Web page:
See page 31+ in attached standards.

Organic Lawn Care Catching On.pdf

standards2011.pdf

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30 minutes ago, drtreelove said:

Aside from starting over and tearing up the turf to rototill in a 2 or 3 inch layer of compost before replanting; Annual aeration of the turf followed by top dressing with fine compost that fills the holes  is a real good way to gradually improve soil fertility. You can mow and leave lay if you mow weekly so that amount of cuttings is not too heavy and lays on top of the green grass and prevents sunlight. or mow and remove cuttings for your compost heap. Spread it out and mix it in so it doesn't mat in layers.

 

See page 31+ in attached standards.

Organic Lawn Care Catching On.pdf

standards2011.pdf

@drtreelove, thanks.

 

Aeration will be my way to go, the wife will kill me if I said I was going to dig it all up.

 

Best lawn I ever had was on a rented house. Cut the grass with a ride-on mower and just let the clippings fly around.

 

Couldn't open the PDF, you got a URL link?

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http://www.organiclandcare.net/sites/default/files/upload/standards2011.pdf  (Page 31 starts lawn care section)

 

Organic Lawn Care Catching On

Lawn care -- long a byword for chemical fertilizer, herbicides, and pesticides -- is going natural.

The growing organic movement in agriculture is increasingly crossing over into landscaping, as professionals respond to rising consumer demand for healthy, full lawns that are nourished in an ecologically responsible way.

``People don't want chemicals on their lawn," said Kathy Litchfield, Massachusetts coordinator of the Northeast Organic Farming Association's Organic Land Care Program.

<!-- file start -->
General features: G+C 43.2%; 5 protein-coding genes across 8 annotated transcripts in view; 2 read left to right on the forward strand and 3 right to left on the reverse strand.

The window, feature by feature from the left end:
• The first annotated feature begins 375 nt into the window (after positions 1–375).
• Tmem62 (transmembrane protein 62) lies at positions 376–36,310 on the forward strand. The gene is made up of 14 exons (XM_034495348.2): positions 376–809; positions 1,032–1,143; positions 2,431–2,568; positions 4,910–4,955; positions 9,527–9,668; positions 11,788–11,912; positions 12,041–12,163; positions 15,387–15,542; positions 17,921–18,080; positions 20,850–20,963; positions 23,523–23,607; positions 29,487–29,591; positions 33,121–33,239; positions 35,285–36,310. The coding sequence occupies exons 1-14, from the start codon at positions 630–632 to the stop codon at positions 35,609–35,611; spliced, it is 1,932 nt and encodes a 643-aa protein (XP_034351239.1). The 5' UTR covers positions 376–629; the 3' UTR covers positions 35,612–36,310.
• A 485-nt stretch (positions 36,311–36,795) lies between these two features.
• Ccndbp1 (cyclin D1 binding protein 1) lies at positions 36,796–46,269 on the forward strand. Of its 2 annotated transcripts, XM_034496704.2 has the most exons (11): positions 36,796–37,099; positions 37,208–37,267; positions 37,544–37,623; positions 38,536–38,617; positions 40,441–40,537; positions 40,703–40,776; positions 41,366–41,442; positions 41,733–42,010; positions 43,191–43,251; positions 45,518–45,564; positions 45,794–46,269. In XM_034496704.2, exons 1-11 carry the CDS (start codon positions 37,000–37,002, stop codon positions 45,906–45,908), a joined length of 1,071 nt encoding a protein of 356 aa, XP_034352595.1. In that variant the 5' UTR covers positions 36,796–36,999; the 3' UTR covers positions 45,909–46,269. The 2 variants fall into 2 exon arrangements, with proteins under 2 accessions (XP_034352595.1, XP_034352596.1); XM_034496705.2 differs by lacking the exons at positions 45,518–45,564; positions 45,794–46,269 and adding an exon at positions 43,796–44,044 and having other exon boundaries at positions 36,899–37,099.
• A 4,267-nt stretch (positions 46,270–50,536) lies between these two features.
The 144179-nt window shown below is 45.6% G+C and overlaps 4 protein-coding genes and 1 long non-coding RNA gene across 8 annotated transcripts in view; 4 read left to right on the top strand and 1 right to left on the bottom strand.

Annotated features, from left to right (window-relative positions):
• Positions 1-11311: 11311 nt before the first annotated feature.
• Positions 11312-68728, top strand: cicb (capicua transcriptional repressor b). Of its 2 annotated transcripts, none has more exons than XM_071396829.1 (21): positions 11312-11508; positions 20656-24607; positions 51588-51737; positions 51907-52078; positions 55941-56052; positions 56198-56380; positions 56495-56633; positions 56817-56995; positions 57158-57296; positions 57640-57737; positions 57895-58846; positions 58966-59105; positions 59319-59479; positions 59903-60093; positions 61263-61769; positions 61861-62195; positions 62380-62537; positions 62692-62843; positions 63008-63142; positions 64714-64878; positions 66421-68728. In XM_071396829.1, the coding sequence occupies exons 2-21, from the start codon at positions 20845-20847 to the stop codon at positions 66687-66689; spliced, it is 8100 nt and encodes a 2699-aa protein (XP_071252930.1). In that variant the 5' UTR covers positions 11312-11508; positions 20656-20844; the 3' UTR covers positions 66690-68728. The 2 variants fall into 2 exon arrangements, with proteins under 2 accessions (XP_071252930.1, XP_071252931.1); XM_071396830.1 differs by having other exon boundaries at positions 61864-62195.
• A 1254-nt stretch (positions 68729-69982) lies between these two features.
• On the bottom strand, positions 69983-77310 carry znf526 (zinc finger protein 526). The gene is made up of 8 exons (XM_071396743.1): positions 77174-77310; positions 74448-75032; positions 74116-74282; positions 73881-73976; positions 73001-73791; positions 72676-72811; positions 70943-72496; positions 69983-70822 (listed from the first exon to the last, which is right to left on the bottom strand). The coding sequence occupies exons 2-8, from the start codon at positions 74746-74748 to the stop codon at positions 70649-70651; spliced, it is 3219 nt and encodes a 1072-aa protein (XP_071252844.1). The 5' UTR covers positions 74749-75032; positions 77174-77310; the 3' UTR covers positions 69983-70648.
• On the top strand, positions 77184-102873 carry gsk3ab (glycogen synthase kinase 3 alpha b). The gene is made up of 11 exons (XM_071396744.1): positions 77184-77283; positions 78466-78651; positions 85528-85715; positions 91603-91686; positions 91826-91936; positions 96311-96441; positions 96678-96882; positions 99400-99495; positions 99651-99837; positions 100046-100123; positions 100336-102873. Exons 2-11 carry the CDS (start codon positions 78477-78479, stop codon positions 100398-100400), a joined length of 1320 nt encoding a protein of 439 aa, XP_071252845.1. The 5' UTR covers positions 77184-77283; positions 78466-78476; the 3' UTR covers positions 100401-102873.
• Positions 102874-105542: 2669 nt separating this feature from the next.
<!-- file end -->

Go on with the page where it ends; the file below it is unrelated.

The program, spurred by surging interest in a natural approach to lawn care, seeks to extend the principles of organic agriculture to suburban landscapes -- parks, athletic fields, and residential lawns -- and reduce reliance on potentially harmful synthetic chemicals and fertilizers.

The association -- a nonprofit group of farmers, landscapers, gardeners, and organic food consumers -- has accredited more than 200 lawn-care professionals across the state, many from the suburbs south of Boston.

On Thursday, the North and South Rivers Watershed Association will host a daylong lawn- and turf-management course designed for managers of parks, sports fields, and conservation areas. The course will be held at South Shore Vocational Technical High School in Hanover. Lawn-care professionals, municipal park managers, and land-preservation organizations are expected to attend.

Chris Kennedy, a certified horticulturist, will discuss liquid compost. Kennedy said interest in organic lawn care has increased in tandem with customers' reluctance to apply chemicals to their lawns.

``We're hearing more and more of that," he said.

Kennedy, who has sold organic products for a decade at Kennedy's Country Gardens in Scituate, said some customers are worried that chemical products pose a health risk, while others learn about the organic approach from gardening shows and magazines.

Kennedy acknowledged that organic lawn care is more demanding and expensive for homeowners than relying on chemically based solutions. That's because organic methods view lawns as ecosystems, not carpets. But the long-term benefits for lawns and plants are significant.

``It takes a little more information," he said. `` You need to focus on what the plants like and what's good for the soil. You start from the ground up and try to make the soil as palatable to the plants as possible."

Kennedy teaches customers to use organic products that rely on natural microorganisms to please plants and weaken weeds. He recommends liquid composts like Soil Soup as root strengtheners, helping plants weather drought and resist disease. Corn gluten meal, another organic product, boosts nitrogen to bolster roots and curb weeds.

The Hanover course will also provide information on growing organic lawn and turf, converting from chemical-based lawn care, and marketing the organic approach.

Course instructors include Chip Osborn, cofounder of the Living Lawn Project in Marblehead, and Kimberly Stoner, an entomologist and founder of the Northeast Organic Farming Association.

For more information, visit www.organiclandcare.net.